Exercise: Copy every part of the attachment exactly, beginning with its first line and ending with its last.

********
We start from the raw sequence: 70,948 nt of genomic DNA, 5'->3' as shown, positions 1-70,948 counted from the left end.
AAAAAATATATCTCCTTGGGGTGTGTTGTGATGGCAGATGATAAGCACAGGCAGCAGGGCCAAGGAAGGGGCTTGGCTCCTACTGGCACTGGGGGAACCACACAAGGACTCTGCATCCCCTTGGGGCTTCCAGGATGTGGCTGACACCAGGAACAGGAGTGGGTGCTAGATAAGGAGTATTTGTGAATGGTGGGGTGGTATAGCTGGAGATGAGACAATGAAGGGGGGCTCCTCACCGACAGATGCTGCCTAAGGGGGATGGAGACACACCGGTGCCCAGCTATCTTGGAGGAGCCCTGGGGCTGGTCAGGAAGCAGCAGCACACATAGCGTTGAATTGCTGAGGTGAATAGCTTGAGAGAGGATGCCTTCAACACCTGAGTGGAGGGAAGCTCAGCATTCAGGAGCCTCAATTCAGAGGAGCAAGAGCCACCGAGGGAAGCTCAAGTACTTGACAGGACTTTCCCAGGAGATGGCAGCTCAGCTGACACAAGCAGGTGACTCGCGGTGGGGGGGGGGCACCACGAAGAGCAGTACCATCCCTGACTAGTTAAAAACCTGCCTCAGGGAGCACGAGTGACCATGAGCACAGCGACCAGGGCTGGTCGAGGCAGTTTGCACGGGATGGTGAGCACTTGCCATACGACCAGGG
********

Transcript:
We start from the raw sequence: 70,948 nt of genomic DNA, 5'->3' as shown, positions 1-70,948 counted from the left end.
AAAAAATATATCTCCTTGGGGTGTGTTGTGATGGCAGATGATAAGCACAGGCAGCAGGGCCAAGGAAGGGGCTTGGCTCCTACTGGCACTGGGGGAACCACACAAGGACTCTGCATCCCCTTGGGGCTTCCAGGATGTGGCTGACACCAGGAACAGGAGTGGGTGCTAGATAAGGAGTATTTGTGAATGGTGGGGTGGTATAGCTGGAGATGAGACAATGAAGGGGGGCTCCTCACCGACAGATGCTGCCTAAGGGGGATGGAGACACACCGGTGCCCAGCTATCTTGGAGGAGCCCTGGGGCTGGTCAGGAAGCAGCAGCACACATAGCGTTGAATTGCTGAGGTGAATAGCTTGAGAGAGGATGCCTTCAACACCTGAGTGGAGGGAAGCTCAGCATTCAGGAGCCTCAATTCAGAGGAGCAAGAGCCACCGAGGGAAGCTCAAGTACTTGACAGGACTTTCCCAGGAGATGGCAGCTCAGCTGACACAAGCAGGTGACTCGCGGTGGGGGGGGGGCACCACGAAGAGCAGTACCATCCCTGACTAGTTAAAAACCTGCCTCAGGGAGCACGAGTGACCATGAGCACAGCGACCAGGGCTGGTCGAGGCAGTTTGCACGGGATGGTGAGCACTTGCCATACGACCAGGG